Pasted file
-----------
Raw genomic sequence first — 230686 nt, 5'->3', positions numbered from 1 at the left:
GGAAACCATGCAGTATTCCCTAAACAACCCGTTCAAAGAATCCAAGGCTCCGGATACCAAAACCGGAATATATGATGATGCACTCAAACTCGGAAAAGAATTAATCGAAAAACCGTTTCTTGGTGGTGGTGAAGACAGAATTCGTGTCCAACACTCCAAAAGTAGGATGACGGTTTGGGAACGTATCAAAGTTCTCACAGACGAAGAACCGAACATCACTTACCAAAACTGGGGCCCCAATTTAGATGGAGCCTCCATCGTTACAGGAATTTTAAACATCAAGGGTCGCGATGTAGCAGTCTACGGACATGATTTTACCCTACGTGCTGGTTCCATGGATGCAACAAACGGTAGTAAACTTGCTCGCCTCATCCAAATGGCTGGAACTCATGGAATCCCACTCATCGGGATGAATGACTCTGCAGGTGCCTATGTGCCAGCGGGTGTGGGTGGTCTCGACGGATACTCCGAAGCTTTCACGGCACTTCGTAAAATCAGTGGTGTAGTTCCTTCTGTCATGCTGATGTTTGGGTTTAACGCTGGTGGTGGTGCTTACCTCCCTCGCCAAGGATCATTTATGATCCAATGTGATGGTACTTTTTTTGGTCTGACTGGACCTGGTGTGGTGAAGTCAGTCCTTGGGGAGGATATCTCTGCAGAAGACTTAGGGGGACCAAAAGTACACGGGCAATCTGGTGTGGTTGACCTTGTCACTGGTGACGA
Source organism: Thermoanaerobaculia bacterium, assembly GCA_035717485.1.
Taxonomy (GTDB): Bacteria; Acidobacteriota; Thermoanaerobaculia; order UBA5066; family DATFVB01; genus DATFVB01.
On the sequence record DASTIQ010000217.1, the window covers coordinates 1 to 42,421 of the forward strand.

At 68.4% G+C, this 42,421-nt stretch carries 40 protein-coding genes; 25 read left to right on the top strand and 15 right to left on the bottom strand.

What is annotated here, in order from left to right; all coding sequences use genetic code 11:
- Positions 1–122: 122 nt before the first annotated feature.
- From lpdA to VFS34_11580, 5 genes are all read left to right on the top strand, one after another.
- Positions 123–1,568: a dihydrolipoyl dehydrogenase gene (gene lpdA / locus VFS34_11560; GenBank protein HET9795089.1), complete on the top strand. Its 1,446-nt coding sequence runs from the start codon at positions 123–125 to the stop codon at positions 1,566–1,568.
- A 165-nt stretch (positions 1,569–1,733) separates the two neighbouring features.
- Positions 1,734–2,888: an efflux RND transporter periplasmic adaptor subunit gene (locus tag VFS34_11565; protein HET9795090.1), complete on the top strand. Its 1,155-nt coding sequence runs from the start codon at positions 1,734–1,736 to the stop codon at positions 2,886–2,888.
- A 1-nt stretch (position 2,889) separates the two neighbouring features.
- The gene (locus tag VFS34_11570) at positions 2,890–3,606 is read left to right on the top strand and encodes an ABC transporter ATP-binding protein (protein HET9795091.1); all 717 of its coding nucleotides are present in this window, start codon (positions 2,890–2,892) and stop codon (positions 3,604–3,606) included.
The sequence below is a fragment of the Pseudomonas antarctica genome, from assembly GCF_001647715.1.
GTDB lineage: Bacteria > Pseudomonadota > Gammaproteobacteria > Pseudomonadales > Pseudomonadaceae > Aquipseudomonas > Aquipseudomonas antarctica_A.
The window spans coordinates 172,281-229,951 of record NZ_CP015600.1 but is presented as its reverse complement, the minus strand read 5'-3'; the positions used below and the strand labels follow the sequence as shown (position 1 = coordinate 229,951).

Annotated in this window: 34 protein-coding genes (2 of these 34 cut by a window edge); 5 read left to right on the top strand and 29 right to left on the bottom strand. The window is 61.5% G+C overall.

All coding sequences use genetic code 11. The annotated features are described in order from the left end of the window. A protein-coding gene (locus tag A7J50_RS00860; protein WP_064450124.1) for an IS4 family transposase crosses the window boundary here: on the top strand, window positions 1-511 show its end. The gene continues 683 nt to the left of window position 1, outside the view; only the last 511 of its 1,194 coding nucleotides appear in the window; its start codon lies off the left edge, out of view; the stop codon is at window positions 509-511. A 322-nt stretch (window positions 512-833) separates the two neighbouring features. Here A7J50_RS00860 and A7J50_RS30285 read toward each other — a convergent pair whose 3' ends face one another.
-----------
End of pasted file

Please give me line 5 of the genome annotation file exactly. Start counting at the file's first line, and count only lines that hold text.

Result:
On the sequence record DASTIQ010000217.1, the window covers coordinates 1 to 42,421 of the forward strand.